FOUR HOLDOUTS STILL FACE CHARGES
The four remaining protesters were indicted last week along with 12 others previously arrested on charges of conspiring to impede federal officers during the occupation.
The takeover at Malheur, which began on Jan. 2, was sparked by the return to prison of two Oregon ranchers convicted of setting fires that spread to federal property in the vicinity of the refuge.
The occupation, led by Idaho rancher Ammon Bundy, also was directed as a protest against federal control over millions of acres public land in the West.
Cliven Bundy, his father, was arrested on Wednesday when he arrived at Portland International Airport on his way to the wildlife refuge to support the militants, according to the Oregonian newspaper.
Cliven, 74, faces conspiracy and weapons charges, the paper reported. He lead a 2014 standoff with the government over Nevada grazing rights that ended with federal agents backing down in the face of about 1,000 armed militiamen.
Ammon Bundy and 10 others were arrested in January in Oregon, most of them during a confrontation with the FBI and state police on a snow-covered roadside where a spokesman for the group, Robert "LaVoy" Finicum, was shot dead. A 12th member of the group turned himself in to police in Arizona.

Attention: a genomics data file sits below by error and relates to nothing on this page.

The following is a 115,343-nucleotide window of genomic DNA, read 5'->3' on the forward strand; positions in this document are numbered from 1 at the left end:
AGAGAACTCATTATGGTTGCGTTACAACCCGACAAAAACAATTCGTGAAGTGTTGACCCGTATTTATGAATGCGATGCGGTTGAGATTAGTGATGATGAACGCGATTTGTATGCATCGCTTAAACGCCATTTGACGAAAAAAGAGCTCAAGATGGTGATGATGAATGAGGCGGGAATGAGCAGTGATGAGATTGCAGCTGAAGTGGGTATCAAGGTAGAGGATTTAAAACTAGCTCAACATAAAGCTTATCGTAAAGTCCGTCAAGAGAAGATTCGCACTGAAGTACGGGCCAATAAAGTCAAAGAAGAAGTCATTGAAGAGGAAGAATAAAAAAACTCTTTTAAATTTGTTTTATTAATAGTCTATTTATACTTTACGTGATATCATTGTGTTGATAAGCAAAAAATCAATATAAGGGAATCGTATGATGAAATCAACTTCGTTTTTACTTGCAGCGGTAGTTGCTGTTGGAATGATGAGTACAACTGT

The FBI said its agents moved to contain the remaining four holdouts Wednesday evening after one of the occupiers drove an all-terrain vehicle outside the barricades previously set up by the self-styled militia members at the refuge.
FBI agents attempted to approach the driver, and he sped away back to the compound, after which federal agents "moved to contain the remaining occupiers by placing agents at barricades both immediately ahead of and behind" their encampment, the FBI said.
Until Wednesday, FBI and police had largely kept their distance from the buildings occupied by the militants, sealing off access to the refuge headquarters with roadblocks.
"However, we reached a point where it became necessary to take action" to ensure everyone's safety, Greg Bretzing, special agent in charge of the FBI in Oregon, said in a statement.
Thank goodness for the federal government. "We the people" need protection from armed thugs like these dangerous, deadbeat losers.